Wednesday, October 26, 2011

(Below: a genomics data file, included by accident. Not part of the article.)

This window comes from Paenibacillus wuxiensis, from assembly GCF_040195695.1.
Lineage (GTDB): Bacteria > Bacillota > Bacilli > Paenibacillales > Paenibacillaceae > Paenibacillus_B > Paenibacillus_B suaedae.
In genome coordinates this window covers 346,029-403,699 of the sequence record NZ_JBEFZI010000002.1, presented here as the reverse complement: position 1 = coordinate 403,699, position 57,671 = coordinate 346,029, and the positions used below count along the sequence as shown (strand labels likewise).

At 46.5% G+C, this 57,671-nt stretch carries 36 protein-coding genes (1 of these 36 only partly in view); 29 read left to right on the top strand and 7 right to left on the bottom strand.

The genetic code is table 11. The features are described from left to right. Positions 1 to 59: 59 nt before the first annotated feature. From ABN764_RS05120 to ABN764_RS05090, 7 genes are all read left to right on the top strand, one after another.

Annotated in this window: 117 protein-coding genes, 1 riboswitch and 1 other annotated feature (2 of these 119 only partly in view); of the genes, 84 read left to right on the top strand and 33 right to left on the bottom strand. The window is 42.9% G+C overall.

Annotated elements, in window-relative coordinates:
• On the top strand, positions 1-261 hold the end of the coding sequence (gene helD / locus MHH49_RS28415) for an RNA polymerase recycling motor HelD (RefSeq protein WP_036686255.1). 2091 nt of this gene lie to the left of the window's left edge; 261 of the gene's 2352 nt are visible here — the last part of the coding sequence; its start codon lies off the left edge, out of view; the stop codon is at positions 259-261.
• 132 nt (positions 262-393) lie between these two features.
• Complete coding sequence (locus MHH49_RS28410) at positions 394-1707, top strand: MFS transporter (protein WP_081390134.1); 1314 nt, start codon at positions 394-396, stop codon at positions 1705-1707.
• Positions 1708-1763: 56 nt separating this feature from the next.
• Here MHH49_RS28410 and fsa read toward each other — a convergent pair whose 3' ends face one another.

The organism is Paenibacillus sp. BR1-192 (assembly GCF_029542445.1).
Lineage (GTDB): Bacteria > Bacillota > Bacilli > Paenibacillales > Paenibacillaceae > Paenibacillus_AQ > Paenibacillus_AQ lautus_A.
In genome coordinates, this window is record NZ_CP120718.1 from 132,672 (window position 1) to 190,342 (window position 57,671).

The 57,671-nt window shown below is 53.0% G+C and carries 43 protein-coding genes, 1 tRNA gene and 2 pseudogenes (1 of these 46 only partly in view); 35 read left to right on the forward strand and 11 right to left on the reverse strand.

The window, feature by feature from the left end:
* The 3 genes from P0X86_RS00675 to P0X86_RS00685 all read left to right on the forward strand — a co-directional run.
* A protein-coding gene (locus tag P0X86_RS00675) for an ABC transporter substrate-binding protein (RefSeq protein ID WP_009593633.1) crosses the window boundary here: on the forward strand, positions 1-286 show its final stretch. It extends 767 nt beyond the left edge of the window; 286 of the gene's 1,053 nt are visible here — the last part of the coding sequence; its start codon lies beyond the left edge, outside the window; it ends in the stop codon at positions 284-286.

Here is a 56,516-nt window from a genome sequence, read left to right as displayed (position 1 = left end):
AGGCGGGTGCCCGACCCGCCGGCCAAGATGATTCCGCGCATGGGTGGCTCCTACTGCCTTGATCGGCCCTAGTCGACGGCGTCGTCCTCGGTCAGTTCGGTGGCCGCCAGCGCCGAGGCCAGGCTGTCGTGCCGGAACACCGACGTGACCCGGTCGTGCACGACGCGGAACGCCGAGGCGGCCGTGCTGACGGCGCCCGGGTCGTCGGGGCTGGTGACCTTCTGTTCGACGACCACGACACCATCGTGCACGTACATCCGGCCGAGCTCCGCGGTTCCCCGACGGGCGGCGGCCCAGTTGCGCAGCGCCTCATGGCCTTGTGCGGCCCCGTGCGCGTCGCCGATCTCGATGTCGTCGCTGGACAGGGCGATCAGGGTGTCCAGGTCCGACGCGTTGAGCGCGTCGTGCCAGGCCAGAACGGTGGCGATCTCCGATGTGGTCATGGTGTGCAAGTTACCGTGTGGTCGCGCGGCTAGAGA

Governments at all levels – federal, state and local – are suffering through ever more severe budget crises. The interests of these different levels of government are often assumed to be in conflict. For instance, it seems reasonable to believe that if the federal government were to get its finances in order then that would mean less aid to the states. Yet this common assumption is not necessarily correct; what if the federal government saved money through cutting subsidies that are likely doing more harm than good? Currently, the Internal Revenue Code is doling out more than one hundred billion dollars per year in just such subsidies to the states. If these subsidies were cut completely, then this alone would go a long way towards resolving the disputes that are now regularly threatening to bring the federal government to a standstill. This Article advocates deep cuts, but not the complete elimination of these subsidies because much smaller subsidies could be better focused on enhancing state and local fiscal stability, and this would mean that the federal government would be spending less while aiding the states more. Most centrally, this Article advocates that the federal government encourage states to use the local property tax in contrast to more volatile revenue sources.